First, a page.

SHOCKING revelations about "increasingly common" substance abuse among young people with both drugs and alcohol too easily available for any age groups have been made in a special report by youth ambassadors in North Yorkshire.

“Drugs are easy to get round here. It’s not really a secret either,” and, “I think it’s been normalised. Even kids who don’t get into trouble will drink a lot at a party and get really drunk,” were some of the comments made to the Youth Commissioners who talked to more than 2,000 youngsters.

The research was part of a major investigation by 29 volunteer Youth Commissioners, who have made recommendations to police urging them to take a supportive harm reduction approach to young people who report drug or alcohol misuse, and promote programmes which offer early drug intervention. They are also calling for more education about the harm and effects of drugs and alcohol.

Their work comes after the deaths of three teenagers in the county over the past three years. In May 2019, 15-year-old Leah Heyes, from Northallerton, died after being given a large quantity of ecstasy. Two teenagers were sent to prison after admitting supplying the drugs. In May 2020, a 14-year-old girl died and a 13-year-old had to be treated in hospital in Scarborough and in September 2020, 15-year-old Josh Reeson from York died, all suspected of being given ecstasy. North Yorkshire Police said investigations are ongoing.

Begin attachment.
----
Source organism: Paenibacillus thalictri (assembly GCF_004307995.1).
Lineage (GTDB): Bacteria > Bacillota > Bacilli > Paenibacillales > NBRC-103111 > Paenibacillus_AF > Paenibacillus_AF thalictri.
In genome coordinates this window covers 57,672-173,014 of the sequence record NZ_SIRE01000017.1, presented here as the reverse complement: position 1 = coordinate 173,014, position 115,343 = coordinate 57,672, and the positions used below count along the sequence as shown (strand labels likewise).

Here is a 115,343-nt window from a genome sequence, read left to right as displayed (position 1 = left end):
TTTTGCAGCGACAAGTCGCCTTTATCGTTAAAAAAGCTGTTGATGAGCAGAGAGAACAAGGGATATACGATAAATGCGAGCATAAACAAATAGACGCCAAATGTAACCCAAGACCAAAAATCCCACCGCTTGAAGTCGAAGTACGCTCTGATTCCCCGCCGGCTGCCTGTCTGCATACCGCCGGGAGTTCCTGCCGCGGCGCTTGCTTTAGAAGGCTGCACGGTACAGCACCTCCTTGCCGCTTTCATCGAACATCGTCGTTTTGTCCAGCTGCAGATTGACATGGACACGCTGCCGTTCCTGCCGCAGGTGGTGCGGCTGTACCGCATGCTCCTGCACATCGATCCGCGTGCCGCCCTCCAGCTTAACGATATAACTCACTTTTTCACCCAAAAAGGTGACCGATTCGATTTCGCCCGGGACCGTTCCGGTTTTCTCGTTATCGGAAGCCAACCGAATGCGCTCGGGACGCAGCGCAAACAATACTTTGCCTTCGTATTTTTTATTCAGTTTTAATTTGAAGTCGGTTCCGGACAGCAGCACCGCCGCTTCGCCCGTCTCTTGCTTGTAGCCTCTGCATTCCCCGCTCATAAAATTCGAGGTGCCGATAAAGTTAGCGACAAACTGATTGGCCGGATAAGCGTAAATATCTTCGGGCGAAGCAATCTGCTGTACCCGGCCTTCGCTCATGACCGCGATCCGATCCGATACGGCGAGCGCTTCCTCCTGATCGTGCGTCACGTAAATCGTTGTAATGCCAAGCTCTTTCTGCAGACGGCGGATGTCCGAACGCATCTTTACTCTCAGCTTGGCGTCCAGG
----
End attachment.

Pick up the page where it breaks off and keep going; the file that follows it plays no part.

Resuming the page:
Darlington and Stockton Times: Northallerton teen Leah Heyes was just 15 when she died after taking MDMA

Leah Heyes, from Northallerton

The report, which also looked at mental health, abusive relationships, hate crime, relationships with police and authorities, drug and alcohol abuse and missing young people and exploitation, was put together after a series of workshops and "Big Conversations" held with youngsters aged 14 to 25.

The Commissioners found: “There was a feeling amongst young people that this normalisation of drug and alcohol use at a young age led to a lack of awareness of the true dangers. They told us it was not uncommon for some young people to take substances without really knowing they were safe and without proper knowledge of their side effects.

“Similarly, in the case of alcohol, some participants reported drinking too much ‘by accident’ and many said they didn’t know enough about safe consumption. Overall, a lot of young people thought it would be beneficial to gain a better understanding of the effects of drugs and alcohol and would like to see more awareness raised on the potential harms of substance abuse.”

Other comments were: “More education on addiction, because it starts off as fun, but you won’t realise until it’s too late,” and, “education about safety rather than just an adult saying don’t do it."

They added: "Some young people also suggested it would be useful to hear from people with real-life experiences of drug or alcohol abuse, as this would be more authentic and relatable. Have someone as a real example. Show them, this is what can happen to you if you take drugs. To hear real-life experiences from young people. It’s no good having some teacher that’s never touched a drug in her life trying to tell you.”

They are also calling on the county's crime commissioner to support the development of new initiatives and activities, including sports clubs and personal development programmes to divert young people away from drug and alcohol misuse.